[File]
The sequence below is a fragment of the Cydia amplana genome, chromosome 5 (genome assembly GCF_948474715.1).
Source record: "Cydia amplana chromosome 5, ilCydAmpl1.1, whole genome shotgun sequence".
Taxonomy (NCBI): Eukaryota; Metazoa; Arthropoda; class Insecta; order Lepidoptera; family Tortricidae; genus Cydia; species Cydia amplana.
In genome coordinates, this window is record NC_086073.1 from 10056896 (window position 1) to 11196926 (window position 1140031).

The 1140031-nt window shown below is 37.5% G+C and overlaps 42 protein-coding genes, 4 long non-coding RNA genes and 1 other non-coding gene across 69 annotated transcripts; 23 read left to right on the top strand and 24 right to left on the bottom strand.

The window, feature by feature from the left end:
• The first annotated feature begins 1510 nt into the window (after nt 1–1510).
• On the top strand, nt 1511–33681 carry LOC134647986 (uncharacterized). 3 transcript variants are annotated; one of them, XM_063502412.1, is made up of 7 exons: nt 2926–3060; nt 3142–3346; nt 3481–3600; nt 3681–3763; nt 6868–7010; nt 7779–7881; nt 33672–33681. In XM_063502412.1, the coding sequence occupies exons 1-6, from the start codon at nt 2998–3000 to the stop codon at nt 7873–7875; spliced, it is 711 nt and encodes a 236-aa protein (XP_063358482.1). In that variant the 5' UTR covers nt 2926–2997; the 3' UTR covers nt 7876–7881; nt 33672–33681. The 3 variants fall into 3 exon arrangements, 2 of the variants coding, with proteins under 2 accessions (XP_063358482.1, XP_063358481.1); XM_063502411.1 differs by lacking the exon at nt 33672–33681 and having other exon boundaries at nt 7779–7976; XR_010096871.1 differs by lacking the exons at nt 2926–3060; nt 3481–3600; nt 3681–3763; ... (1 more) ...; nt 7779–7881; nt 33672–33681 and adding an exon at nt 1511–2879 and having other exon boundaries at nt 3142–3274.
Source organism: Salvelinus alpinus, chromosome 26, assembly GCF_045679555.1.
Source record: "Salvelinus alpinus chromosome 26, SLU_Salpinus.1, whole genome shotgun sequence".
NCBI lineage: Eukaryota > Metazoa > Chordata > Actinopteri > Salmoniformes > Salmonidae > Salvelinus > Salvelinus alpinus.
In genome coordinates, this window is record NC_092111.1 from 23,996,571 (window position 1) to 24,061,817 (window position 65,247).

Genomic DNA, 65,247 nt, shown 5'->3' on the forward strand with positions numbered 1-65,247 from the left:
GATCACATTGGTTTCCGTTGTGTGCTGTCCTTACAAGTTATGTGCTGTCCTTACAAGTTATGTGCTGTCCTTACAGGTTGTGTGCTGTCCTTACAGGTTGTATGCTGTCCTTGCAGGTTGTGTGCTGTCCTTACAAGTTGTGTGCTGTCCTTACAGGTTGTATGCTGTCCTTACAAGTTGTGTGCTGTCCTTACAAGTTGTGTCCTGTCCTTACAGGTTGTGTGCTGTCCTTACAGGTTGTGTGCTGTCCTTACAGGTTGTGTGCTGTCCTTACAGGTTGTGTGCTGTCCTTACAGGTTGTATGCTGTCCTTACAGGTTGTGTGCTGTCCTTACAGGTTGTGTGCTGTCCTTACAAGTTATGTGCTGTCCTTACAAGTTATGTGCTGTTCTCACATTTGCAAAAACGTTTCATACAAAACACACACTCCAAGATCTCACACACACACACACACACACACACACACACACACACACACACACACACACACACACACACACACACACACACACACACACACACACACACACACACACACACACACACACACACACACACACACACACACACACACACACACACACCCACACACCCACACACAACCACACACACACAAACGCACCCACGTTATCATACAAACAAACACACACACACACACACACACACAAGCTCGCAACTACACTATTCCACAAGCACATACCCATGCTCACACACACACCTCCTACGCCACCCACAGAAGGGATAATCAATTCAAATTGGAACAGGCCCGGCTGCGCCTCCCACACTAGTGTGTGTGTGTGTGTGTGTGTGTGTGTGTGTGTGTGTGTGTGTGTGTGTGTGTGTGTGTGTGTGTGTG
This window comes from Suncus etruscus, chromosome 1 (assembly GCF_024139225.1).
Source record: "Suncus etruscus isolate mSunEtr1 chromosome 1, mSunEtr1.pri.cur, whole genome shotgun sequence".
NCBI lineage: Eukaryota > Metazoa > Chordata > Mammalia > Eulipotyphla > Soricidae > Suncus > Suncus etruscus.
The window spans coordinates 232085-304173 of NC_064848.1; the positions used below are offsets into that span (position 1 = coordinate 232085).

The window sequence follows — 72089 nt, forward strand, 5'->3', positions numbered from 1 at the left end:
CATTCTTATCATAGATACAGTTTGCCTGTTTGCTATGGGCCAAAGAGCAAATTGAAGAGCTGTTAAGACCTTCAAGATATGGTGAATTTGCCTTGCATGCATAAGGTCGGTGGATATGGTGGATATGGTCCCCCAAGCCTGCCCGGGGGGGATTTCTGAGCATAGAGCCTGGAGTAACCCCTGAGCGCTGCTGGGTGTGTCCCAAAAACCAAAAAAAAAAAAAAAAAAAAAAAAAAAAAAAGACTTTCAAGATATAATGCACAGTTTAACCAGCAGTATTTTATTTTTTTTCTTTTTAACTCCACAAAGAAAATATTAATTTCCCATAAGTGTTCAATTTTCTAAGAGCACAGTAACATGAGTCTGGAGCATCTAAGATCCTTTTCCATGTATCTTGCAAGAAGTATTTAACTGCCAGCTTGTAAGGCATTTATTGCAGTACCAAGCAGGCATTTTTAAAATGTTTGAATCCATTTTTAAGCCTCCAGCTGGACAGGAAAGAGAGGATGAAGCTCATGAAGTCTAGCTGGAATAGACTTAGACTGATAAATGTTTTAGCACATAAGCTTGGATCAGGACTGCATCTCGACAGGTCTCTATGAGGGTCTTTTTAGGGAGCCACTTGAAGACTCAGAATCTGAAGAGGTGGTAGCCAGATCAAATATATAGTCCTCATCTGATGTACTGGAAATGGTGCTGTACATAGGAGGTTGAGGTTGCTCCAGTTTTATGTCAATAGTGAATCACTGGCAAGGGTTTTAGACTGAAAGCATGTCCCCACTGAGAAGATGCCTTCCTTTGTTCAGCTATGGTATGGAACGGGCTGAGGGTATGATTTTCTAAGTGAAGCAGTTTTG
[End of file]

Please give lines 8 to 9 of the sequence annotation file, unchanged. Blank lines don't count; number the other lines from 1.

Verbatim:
• On the top strand, nt 1511–33681 carry LOC134647986 (uncharacterized). 3 transcript variants are annotated; one of them, XM_063502412.1, is made up of 7 exons: nt 2926–3060; nt 3142–3346; nt 3481–3600; nt 3681–3763; nt 6868–7010; nt 7779–7881; nt 33672–33681. In XM_063502412.1, the coding sequence occupies exons 1-6, from the start codon at nt 2998–3000 to the stop codon at nt 7873–7875; spliced, it is 711 nt and encodes a 236-aa protein (XP_063358482.1). In that variant the 5' UTR covers nt 2926–2997; the 3' UTR covers nt 7876–7881; nt 33672–33681. The 3 variants fall into 3 exon arrangements, 2 of the variants coding, with proteins under 2 accessions (XP_063358482.1, XP_063358481.1); XM_063502411.1 differs by lacking the exon at nt 33672–33681 and having other exon boundaries at nt 7779–7976; XR_010096871.1 differs by lacking the exons at nt 2926–3060; nt 3481–3600; nt 3681–3763; ... (1 more) ...; nt 7779–7881; nt 33672–33681 and adding an exon at nt 1511–2879 and having other exon boundaries at nt 3142–3274.
Source organism: Salvelinus alpinus, chromosome 26, assembly GCF_045679555.1.